To prevent overstating the significance of any result, especially in small datasets, any measure of performance such as the accuracy or the area under the receiver operating characteristic (AUC) should be accompanied with confidence intervals. When applicable, AI models trained on images should be compared to a baseline clinical model using age, sex and other clinical features. If an AI model uses both imaging and clinical features, a sensitivity analysis should be performed by systematically modifying each input to assess its contribution on the final prediction. [49] In post-treatment and prognostication models, lack of complete follow-up in all participants is common and should be accounted for when measuring the accuracy of such models through censoring. [50]

Another source of unreliability stems from the constant evolution of clinical practice over time due to the introduction of new treatment approaches, technologies or changes in patient population [51]. Interventional radiology, in particular, is a rapidly evolving specialty with novel equipment and procedures constantly developing over time.

The use of AI in augmenting interventional radiologists is likely to increase as research in pretreatment, intra-treatment and post-treatment applications translate into clinical practice. Due to the potential benefits and risks for patients, stringent prospective evaluation such as controlled trials should be undertaken where necessary to ensure that promising applications translate well.

How to Get Started in Ai

Given the promise of AI in interventional radiology many clinicians may wish to get involved in AI research and development. Key factors to be able to successfully translate a project into clinical practice include a clear understanding of the clinical benefits andadvantages of using AI, the availability of data measured in independent samples (typically at a patient level), the use of computing resources such as graphics processing units or tensor processing units and the technical skills to construct an AI model.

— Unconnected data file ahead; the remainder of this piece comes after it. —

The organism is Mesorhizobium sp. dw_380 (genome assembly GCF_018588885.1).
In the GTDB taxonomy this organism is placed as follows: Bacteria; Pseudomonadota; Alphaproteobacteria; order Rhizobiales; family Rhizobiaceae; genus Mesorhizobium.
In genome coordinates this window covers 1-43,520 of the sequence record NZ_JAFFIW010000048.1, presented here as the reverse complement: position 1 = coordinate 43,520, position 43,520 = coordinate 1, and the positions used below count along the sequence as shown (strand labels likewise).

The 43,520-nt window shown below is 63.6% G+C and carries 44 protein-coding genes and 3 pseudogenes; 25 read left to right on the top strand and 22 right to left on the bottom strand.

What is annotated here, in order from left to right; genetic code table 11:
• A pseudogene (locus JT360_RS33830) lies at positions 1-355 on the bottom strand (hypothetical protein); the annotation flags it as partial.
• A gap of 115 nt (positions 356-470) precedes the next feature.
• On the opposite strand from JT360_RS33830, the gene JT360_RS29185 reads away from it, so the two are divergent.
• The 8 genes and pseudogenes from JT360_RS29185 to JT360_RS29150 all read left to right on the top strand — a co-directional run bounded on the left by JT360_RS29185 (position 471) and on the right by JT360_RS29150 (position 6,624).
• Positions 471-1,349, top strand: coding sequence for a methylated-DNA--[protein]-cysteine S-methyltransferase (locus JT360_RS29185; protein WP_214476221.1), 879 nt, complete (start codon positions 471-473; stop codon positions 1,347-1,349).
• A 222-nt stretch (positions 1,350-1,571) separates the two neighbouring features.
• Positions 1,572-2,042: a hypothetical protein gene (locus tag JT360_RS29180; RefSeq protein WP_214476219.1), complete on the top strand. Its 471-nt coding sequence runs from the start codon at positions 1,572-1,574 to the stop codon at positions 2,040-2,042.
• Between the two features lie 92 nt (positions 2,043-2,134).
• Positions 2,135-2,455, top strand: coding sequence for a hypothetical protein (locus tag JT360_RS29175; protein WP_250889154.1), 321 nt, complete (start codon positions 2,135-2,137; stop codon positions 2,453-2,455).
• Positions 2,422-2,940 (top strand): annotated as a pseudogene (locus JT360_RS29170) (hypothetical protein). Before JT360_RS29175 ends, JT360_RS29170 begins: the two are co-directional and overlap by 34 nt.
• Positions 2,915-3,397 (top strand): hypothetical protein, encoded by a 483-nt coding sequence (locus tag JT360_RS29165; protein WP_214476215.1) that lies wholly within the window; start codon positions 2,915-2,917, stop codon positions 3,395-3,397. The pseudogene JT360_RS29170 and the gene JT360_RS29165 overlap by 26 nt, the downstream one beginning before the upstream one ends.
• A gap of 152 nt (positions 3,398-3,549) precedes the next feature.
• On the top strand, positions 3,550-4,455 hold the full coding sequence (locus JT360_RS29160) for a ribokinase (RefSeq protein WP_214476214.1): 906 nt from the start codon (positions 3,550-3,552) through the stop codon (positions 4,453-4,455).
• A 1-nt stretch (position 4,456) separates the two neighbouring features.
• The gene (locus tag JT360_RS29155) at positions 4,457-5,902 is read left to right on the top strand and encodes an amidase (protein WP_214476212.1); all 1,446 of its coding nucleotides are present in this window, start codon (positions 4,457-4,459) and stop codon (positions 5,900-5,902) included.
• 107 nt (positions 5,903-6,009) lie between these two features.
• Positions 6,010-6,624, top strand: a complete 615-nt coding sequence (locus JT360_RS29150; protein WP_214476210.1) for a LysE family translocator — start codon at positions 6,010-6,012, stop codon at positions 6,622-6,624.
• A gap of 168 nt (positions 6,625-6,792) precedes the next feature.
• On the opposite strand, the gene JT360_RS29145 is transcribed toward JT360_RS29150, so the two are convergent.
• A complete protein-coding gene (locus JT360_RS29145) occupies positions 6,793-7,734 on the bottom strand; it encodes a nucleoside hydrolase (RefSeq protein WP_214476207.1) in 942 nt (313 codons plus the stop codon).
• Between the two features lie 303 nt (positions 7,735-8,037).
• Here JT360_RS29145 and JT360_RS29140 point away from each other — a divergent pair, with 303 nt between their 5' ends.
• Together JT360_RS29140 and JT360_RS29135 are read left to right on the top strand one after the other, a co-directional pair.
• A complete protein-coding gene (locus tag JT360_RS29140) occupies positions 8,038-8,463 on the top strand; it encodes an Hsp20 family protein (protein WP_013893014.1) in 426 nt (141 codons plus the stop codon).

Specific steps around training and coding of AI models are beyond the scope of this review article; however, it is becoming easier the advent of open source deep learning framework libraries such as Pytorch [52] and Tensorflow [53]. A recommendation for interventional radiologists who are interested in learning more about AI is to begin with learning basic software and data carpentry skills in programming languages such as Python [54] and then expand knowledge by undertaking courses in frameworks such as Pytorch and Tensorflow.


The emergence of novel deep learning techniques and applications in interventional radiology is hugely exciting and offers multiple opportunities to aid in patient selection for intervention, improve patient care during interventional treatment and optimize post-treatment clinical follow-up. Interventional radiology with its smaller dataset sizes compared to diagnostic radiology stands to benefit from novel techniques such as semi-supervised learning, zero and few shot learning in the deep learning literature. The application of such techniques in interventional radiology must be rigorous and generalizable, and common errors must be avoided in order for successful clinical translation.